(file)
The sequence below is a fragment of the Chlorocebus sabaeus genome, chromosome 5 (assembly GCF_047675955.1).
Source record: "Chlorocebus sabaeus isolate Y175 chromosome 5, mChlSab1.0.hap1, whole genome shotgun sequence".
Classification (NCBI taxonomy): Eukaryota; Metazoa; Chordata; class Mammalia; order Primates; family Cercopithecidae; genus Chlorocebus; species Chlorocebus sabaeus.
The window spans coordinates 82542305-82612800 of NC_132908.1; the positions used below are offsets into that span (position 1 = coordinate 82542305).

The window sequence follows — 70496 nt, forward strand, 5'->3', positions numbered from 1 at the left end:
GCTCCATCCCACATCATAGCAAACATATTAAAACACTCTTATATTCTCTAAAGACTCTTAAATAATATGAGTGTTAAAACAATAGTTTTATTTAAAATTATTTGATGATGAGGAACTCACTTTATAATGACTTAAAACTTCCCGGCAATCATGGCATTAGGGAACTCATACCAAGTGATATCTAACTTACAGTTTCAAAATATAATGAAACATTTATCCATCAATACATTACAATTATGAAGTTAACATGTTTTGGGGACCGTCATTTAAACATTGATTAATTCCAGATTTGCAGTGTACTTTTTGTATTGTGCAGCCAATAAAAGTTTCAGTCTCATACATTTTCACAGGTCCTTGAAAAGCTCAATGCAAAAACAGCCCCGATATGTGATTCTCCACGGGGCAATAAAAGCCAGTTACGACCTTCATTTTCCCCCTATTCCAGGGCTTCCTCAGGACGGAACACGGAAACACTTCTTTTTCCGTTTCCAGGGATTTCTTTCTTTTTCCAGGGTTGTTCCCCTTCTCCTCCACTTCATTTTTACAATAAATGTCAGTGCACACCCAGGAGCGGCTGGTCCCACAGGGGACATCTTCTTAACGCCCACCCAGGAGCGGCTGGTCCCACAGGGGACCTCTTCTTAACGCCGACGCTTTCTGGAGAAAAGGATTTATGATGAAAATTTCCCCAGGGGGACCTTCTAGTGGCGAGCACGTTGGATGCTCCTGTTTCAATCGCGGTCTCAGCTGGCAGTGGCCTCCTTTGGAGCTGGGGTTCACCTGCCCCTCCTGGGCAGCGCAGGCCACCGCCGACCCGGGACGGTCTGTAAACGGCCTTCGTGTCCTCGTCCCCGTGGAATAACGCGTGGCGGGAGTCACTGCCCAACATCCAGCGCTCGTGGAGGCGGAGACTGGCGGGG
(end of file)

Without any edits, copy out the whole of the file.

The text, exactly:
The sequence below is a fragment of the Chlorocebus sabaeus genome, chromosome 5 (assembly GCF_047675955.1).
Source record: "Chlorocebus sabaeus isolate Y175 chromosome 5, mChlSab1.0.hap1, whole genome shotgun sequence".
Classification (NCBI taxonomy): Eukaryota; Metazoa; Chordata; class Mammalia; order Primates; family Cercopithecidae; genus Chlorocebus; species Chlorocebus sabaeus.
The window spans coordinates 82542305-82612800 of NC_132908.1; the positions used below are offsets into that span (position 1 = coordinate 82542305).

The window sequence follows — 70496 nt, forward strand, 5'->3', positions numbered from 1 at the left end:
GCTCCATCCCACATCATAGCAAACATATTAAAACACTCTTATATTCTCTAAAGACTCTTAAATAATATGAGTGTTAAAACAATAGTTTTATTTAAAATTATTTGATGATGAGGAACTCACTTTATAATGACTTAAAACTTCCCGGCAATCATGGCATTAGGGAACTCATACCAAGTGATATCTAACTTACAGTTTCAAAATATAATGAAACATTTATCCATCAATACATTACAATTATGAAGTTAACATGTTTTGGGGACCGTCATTTAAACATTGATTAATTCCAGATTTGCAGTGTACTTTTTGTATTGTGCAGCCAATAAAAGTTTCAGTCTCATACATTTTCACAGGTCCTTGAAAAGCTCAATGCAAAAACAGCCCCGATATGTGATTCTCCACGGGGCAATAAAAGCCAGTTACGACCTTCATTTTCCCCCTATTCCAGGGCTTCCTCAGGACGGAACACGGAAACACTTCTTTTTCCGTTTCCAGGGATTTCTTTCTTTTTCCAGGGTTGTTCCCCTTCTCCTCCACTTCATTTTTACAATAAATGTCAGTGCACACCCAGGAGCGGCTGGTCCCACAGGGGACATCTTCTTAACGCCCACCCAGGAGCGGCTGGTCCCACAGGGGACCTCTTCTTAACGCCGACGCTTTCTGGAGAAAAGGATTTATGATGAAAATTTCCCCAGGGGGACCTTCTAGTGGCGAGCACGTTGGATGCTCCTGTTTCAATCGCGGTCTCAGCTGGCAGTGGCCTCCTTTGGAGCTGGGGTTCACCTGCCCCTCCTGGGCAGCGCAGGCCACCGCCGACCCGGGACGGTCTGTAAACGGCCTTCGTGTCCTCGTCCCCGTGGAATAACGCGTGGCGGGAGTCACTGCCCAACATCCAGCGCTCGTGGAGGCGGAGACTGGCGGGG